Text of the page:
Falconbridge Limited (1928-2000) – by International Directory of Company Histories

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Company History:

Falconbridge Limited is a leading base metals mining company operating out of Toronto, Canada. Its primary commodity is nickel, which is instrumental in the manufacture of stainless steel, followed by copper, cobalt, and platinum group metals. Falconbridge owns nickel mines in Canada and the Dominican Republic, and ever since 1930 has maintained a refinery in Norway. The company is majority owned by Noranda, a Canadian natural resources company that controls more than 50 percent of its stock. Falconbridge shares trade on the Toronto Stock Exchange.

Founding of Falconbridge: 1928

Falconbridge took its name from the township of Falconbridge, Ontario, an area possessing large deposits of nickel. In 1928, businessman Thayer Lindsley paid $2.5 million for mining claims in the area and created Falconbridge Nickel Mines Limited. The new company took immediate steps to work the claims, and despite the stock market crash of 1929 it was able to sink a shaft and begin to develop the mine, as well as build a smelter. Falconbridge still had to refine the ore, however, and the International Nickel Company of Canada (INCO) retained the North American rights to refining technologies. As a result the company turned to Kristiansand, Norway, where it purchased an operating refinery, renaming it Nikkelverk. The inconvenience of working on two continents was offset by the low cost of Norwegian electricity, a major expense in the electrolytic refining process for nickel. Moreover, Falconbridge was now positioned to take advantage of a growing European market for nickel that commanded higher prices than in the United States. The company engaged a London firm, Brandeis, Goldschmidt & Co., to market the product to the Continent.

Falconbridge completed its first full year of production in 1931, and business was adversely affected by the depressed world economy. Conditions improved somewhat the following year and the company was able to expand its operations, constructing a precious metals plant at Nikkelverk and sinking a second mine shaft in Canada. The company benefited from higher metal prices in the late 1930s, but it also became concerned about the political climate in Europe, as Germany became increasingly more militant. Even after the Continent became embroiled in war, Nikkelverk continued to operate. In addition to producing gold, silver, platinum, and palladium, the plant began to refine iridium, rhodium, and ruthenium. In 1940, Germany occupied Norway, and Falconbridge lost its refining capacity.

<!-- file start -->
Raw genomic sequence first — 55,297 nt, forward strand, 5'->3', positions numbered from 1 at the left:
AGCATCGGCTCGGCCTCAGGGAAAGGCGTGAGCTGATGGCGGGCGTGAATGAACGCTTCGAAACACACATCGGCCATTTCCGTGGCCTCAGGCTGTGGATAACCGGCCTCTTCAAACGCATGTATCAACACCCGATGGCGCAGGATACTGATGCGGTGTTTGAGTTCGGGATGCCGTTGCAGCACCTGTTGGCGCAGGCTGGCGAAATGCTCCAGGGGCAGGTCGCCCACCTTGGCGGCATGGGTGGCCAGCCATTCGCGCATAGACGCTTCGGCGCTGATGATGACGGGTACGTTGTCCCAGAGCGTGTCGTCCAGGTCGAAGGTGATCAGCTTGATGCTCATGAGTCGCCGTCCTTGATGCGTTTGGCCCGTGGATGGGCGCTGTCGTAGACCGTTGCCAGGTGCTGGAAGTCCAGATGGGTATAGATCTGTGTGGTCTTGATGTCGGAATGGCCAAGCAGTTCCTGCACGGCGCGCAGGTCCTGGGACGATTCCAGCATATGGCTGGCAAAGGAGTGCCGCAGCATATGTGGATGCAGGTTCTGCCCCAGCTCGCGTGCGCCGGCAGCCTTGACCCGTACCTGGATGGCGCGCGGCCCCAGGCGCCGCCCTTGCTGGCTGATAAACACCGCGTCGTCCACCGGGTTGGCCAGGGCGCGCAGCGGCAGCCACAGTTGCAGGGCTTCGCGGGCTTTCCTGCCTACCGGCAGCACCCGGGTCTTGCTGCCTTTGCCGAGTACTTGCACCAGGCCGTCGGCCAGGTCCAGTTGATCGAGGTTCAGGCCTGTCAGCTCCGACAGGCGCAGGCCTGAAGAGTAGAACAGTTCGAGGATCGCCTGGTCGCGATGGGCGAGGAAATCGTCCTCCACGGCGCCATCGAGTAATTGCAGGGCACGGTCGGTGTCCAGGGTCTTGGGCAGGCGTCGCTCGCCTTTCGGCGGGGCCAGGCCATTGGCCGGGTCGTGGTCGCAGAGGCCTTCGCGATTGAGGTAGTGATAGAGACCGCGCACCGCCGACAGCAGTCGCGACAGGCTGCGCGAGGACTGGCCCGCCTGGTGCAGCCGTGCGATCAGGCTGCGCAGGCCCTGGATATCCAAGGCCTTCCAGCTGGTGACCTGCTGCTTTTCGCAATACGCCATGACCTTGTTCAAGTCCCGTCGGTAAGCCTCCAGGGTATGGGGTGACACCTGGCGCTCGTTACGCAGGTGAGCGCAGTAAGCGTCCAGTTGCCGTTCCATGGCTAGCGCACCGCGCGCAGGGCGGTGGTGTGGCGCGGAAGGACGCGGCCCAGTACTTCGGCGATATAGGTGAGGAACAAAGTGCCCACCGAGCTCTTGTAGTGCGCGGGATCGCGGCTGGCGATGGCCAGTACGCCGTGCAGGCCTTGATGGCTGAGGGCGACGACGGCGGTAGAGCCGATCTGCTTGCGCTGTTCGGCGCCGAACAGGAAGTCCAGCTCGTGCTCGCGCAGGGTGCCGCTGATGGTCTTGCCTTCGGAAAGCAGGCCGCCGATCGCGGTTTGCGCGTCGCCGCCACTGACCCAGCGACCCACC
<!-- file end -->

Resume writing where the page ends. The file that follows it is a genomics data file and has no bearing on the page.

Because nickel was an important metal in Canada’s war effort, INCO now provided refining services to Falconbridge. Despite the loss of manpower to the Army, the company stepped up production, with all of its metal either sold directly to the government or allocated to industry for military use. It was not until 1945, with the end of war in Europe, that Falconbridge regained Nikkelverk. Despite shortages of coke, coal, and electricity, the plant renewed its operations, and the company was able to take advantage of improving nickel and copper prices. By 1947, in the midst of a postwar boom, Falconbridge recorded its highest profits since 1939. Nikkelverk was modernized and the company looked forward to a promising future, encouraged by the emerging new uses for nickel.

While demand for nickel began a steady rise in the 1950s, production in the free world was limited to the Canadians and the French with its operations in New Caledonia. The advent of the Korean War then created an even greater need for the metal. The U.S. government began a program of stockpiling nickel and negotiated an incentive-laden contract with Falconbridge to buy nickel through 1961 at a price above market value. As a result, commercial customers were only able to acquire nickel on a quota basis and pent-up demand drove the price even higher. Falconbridge used its newfound prosperity to upgrade facilities and sink additional mines.

By the middle of the decade the company had five mines in operation and four others in development. Throughout the 1950s, Falconbridge established production records each year. Commodity prices eroded somewhat as demand declined in 1957, yet profits continued to be healthy. Efforts were also initiated to explore a 300-square-mile concession in the Dominican Republic. By the end of the 1950s, despite a strike in the U.S. steel industry, the demand for nickel remained quite high.

In 1961, Falconbridge acquired some major assets from Ventures Limited, another company controlled by Thayer Lindsley. These acquisitions included controlling interests in gold mining firms Giant Yellowknife Mines Limited and Kiena Gold Mines Limited; copper producer Kilembe Mines Limited; the undeveloped copper and zinc deposits of Lake Default Mines Limited; and the silver, lead, and zinc mining operations of United Keno Hill Mines Limited. As part of this transaction, a large stake of Falconbridge stock would pass to McIntyre Porcupine Mines Limited.

Superior Oil Gaining Control in the 1970s

Falconbridge experienced a small slump in the early 1960s when its contracts with the U.S. government expired, but the company quickly recovered as nickel consumption reached new heights and copper prices escalated because of political unrest in some copper-producing countries. Prices remained strong until a recession in 1971. By now the company saw a shift in ownership control. Superior Oil Co. of Houston, Texas, and its Canadian subsidiary acquired a 40 percent interest in McIntyre Porcupine, thereby gaining a 37 percent stake in Falconbridge, which it then increased to about 43 percent. Superior Oil would eventually gain control of the board and effectively run the company.